MEDLIFE is expanding to Nicaragua!


Nicaragua is a small country of unmatched beauty. Nicaraugua has not one but two coastlines full of pristine beaches that have not yet developed into tourist traps. The country also boasts some of the best-preserved colonial cities in the Americas, like Grenada.

The country’s beauty, however, stands in stark contrast to the extreme poverty experienced by many of the people who reside in it, poverty brought on by a history full of internal conflicts and natural disasters. Nicaragua is the second most impoverished nation in the Americas, with 42.5% living below the national poverty line. MEDLIFE will begin working in Ciudad de Sandino, a city with particularly grave problems that came into being as a refuge for flood victims in the 70s and has continued to take in the refugees of the many subsequent internal conflicts and disasters that have besieged Nicaragua.



The area, at the time known as OPEN3 was first settled after a massive flood hit Managau in 1970, which caused Lake Managua to submerge a 13 km strip of fishing villages. These people had nowhere to go, and were forced to flee the area with whatever they could carry with them, not much, to OPEN3, a strip of cotton farming land that was then mostly uninhabited. Residents settled there and tried to begin anew from nothing. We see the same story cyclically reemerge throughout OPEN3’s history.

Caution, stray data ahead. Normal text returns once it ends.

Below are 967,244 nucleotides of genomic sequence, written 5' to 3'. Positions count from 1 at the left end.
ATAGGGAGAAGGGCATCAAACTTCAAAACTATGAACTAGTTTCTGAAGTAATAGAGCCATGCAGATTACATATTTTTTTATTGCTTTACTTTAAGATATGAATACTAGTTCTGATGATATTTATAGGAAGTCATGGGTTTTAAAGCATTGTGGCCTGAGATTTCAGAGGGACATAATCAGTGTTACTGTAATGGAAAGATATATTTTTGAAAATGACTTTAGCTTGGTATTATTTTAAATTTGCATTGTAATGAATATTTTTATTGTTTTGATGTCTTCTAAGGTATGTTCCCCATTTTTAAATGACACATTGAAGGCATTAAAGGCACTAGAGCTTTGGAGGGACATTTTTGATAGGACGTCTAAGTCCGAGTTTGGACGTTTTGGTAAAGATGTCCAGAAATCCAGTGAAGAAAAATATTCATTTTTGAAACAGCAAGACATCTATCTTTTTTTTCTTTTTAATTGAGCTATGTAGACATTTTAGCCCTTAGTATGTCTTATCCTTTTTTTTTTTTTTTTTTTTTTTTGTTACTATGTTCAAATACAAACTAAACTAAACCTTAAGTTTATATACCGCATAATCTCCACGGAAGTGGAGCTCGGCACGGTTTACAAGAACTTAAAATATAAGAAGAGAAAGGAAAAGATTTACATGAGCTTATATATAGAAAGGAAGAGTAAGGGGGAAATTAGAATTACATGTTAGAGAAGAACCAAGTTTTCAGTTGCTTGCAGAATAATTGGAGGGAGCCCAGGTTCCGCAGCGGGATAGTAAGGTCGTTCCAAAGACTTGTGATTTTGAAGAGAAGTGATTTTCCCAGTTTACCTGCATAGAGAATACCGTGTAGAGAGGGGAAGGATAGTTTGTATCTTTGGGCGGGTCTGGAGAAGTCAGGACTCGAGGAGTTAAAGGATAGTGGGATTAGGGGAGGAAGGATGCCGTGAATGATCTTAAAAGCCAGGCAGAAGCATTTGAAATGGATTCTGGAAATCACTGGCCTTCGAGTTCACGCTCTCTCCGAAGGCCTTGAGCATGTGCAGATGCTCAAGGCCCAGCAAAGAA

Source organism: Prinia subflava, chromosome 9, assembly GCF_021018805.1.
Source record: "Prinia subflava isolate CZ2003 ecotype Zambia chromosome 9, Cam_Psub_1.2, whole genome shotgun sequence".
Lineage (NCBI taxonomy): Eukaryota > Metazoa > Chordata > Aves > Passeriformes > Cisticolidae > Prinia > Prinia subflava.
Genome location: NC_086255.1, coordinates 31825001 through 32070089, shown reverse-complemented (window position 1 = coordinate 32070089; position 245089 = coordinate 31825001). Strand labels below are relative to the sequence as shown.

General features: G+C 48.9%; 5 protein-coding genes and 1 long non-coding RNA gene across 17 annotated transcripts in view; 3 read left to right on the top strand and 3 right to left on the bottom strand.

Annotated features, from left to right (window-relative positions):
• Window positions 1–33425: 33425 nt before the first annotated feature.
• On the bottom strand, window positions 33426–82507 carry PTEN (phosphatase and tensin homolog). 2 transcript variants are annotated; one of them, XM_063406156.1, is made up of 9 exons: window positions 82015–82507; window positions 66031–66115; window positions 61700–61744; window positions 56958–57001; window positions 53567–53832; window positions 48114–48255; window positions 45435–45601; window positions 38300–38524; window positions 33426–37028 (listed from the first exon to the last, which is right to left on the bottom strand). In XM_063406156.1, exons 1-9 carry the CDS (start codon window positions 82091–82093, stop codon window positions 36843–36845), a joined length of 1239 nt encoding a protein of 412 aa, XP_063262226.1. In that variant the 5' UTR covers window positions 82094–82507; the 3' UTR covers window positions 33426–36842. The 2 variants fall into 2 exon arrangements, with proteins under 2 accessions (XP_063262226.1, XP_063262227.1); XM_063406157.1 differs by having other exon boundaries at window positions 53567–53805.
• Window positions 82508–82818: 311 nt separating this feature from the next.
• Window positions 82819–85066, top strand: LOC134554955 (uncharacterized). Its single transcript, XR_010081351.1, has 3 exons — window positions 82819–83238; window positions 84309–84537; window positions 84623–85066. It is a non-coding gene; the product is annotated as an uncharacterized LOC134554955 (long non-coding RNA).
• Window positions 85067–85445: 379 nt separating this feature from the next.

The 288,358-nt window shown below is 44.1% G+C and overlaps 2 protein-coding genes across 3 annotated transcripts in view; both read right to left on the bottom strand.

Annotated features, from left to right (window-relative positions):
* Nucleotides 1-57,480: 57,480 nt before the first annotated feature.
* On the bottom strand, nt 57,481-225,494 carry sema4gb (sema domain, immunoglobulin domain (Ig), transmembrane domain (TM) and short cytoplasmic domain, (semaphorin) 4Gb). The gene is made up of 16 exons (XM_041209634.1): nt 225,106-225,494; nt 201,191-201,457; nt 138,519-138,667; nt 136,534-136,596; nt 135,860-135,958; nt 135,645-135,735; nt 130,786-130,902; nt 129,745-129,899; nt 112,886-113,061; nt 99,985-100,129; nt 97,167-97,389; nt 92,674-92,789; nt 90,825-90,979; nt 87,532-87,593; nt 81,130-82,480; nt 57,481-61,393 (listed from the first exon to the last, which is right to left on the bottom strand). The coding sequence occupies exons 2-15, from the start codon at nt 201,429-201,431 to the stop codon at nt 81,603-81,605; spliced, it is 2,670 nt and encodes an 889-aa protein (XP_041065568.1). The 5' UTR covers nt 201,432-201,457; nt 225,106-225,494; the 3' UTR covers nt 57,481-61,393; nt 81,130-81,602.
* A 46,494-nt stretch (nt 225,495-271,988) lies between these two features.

In 1972, a catastrophic earthquake rocked Managua leaving 6,000 dead and 20,000 injured. Earthquake victims came to OPEN 3 to begin again. Geraldine O’Leary, a nun who traveled to Nicaragua to work in OPEN3 just after the earthquake, wrote this in her memoir of life in OPEN3 in the early 70s.

“…Epidemics decimated the infant population. Even among us, there was a bout of stomach problems, more from the intestinal parasites that were as common as the dust in the water. OPEN 3 was growing so fast after the earthquake, from some four thousand inhabitants to an eventual 45 thousand, that basic hygiene became a number one priority. The newcomers often did not build latrines but simply used the local vacant lot. This combined with the pollutants already in the soil from the cotton farming, and the lack of water to maintain basic cleanliness made living in this dust bowl a constant threat. ”